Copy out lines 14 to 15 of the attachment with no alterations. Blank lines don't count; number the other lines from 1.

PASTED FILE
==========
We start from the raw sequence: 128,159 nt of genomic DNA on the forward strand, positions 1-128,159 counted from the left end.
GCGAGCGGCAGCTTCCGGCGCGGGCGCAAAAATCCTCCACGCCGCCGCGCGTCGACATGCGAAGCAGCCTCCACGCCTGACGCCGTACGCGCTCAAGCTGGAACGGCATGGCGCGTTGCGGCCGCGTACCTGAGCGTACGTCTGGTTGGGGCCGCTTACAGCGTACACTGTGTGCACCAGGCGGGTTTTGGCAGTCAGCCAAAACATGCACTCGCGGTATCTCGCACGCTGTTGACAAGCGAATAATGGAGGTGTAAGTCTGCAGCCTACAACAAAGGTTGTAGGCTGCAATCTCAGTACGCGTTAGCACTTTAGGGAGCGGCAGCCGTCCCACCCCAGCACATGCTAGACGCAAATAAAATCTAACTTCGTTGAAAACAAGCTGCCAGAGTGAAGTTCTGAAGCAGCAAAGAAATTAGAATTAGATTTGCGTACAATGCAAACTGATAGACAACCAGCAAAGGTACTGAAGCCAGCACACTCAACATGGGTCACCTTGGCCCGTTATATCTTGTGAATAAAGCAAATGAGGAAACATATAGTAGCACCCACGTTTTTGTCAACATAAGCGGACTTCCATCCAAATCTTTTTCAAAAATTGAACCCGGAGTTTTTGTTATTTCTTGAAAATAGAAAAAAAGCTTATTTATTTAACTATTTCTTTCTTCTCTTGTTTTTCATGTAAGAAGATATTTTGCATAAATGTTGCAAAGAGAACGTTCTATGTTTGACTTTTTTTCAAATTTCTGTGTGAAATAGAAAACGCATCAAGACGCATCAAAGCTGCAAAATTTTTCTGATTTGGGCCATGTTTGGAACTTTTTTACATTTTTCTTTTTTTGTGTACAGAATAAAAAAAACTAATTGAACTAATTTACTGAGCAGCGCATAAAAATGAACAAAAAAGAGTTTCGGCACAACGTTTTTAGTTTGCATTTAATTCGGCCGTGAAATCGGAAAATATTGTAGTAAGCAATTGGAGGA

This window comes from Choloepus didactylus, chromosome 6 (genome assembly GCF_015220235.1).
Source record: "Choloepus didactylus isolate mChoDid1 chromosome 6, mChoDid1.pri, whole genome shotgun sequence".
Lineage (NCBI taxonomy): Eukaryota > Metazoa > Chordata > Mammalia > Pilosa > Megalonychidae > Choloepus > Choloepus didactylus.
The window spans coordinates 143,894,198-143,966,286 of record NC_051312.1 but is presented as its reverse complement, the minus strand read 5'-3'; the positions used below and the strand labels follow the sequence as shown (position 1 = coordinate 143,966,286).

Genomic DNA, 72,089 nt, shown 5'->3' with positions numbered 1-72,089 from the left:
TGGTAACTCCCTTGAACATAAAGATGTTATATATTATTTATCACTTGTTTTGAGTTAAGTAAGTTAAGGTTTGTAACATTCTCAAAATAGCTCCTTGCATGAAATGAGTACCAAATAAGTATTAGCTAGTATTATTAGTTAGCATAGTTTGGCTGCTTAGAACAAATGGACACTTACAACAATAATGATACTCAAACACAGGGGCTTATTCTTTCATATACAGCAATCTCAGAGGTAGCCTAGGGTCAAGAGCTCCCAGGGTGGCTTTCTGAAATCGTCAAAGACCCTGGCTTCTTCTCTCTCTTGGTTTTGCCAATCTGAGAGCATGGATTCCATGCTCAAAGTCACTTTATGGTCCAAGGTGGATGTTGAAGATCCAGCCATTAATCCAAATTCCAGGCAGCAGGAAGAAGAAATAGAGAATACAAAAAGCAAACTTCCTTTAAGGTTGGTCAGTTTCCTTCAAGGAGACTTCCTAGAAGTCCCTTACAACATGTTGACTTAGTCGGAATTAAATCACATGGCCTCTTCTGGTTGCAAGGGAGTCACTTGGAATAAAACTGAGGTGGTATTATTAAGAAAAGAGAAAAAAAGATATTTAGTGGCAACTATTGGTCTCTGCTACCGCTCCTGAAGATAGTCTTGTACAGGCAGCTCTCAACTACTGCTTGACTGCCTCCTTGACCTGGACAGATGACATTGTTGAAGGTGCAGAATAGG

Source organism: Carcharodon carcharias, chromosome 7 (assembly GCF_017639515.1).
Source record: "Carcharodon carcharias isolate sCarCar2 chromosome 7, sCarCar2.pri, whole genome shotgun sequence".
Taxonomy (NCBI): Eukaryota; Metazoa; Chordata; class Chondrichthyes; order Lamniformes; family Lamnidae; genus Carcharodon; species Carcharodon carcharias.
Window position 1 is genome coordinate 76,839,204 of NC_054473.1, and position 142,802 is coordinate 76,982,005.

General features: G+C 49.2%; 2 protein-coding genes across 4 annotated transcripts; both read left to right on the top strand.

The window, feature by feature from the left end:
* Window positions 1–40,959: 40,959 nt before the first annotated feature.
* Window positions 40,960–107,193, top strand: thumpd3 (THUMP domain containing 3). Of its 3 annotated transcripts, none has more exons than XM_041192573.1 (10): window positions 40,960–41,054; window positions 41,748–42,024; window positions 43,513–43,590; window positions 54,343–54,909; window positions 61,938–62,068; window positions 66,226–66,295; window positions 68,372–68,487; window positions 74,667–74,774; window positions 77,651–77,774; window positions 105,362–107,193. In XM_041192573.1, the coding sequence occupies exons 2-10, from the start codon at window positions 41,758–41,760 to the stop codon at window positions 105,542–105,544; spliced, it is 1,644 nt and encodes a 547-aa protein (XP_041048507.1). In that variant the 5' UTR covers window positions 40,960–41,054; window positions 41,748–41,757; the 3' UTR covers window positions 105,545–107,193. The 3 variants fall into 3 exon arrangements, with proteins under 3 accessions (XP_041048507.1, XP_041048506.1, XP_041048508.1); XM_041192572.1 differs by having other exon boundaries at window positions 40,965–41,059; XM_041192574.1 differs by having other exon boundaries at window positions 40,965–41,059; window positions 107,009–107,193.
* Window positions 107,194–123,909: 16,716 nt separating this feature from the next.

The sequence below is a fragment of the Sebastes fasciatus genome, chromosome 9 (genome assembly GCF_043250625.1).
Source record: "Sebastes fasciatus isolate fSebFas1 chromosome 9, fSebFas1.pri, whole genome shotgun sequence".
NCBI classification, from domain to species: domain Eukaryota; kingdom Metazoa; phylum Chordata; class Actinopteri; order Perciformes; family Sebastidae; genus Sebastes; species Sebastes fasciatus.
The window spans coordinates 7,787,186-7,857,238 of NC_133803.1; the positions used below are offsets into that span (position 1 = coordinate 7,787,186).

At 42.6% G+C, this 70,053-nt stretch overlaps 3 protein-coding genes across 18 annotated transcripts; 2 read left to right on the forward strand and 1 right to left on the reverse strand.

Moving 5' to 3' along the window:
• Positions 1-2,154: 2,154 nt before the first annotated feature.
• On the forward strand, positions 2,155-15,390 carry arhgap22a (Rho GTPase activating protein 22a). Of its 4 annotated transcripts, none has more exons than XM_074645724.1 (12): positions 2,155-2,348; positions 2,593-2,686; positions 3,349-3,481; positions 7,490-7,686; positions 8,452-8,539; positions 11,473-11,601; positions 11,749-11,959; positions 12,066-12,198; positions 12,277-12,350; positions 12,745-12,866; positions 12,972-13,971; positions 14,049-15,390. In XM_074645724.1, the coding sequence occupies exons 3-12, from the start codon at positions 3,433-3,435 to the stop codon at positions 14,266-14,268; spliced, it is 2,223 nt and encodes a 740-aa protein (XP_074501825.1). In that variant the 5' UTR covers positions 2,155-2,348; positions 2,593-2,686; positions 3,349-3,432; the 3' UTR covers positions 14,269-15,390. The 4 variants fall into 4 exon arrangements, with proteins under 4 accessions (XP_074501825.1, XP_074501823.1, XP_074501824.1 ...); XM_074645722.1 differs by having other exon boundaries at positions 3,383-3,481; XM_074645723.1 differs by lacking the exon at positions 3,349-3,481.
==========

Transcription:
The window, feature by feature from the left end:
* Window positions 1–40,959: 40,959 nt before the first annotated feature.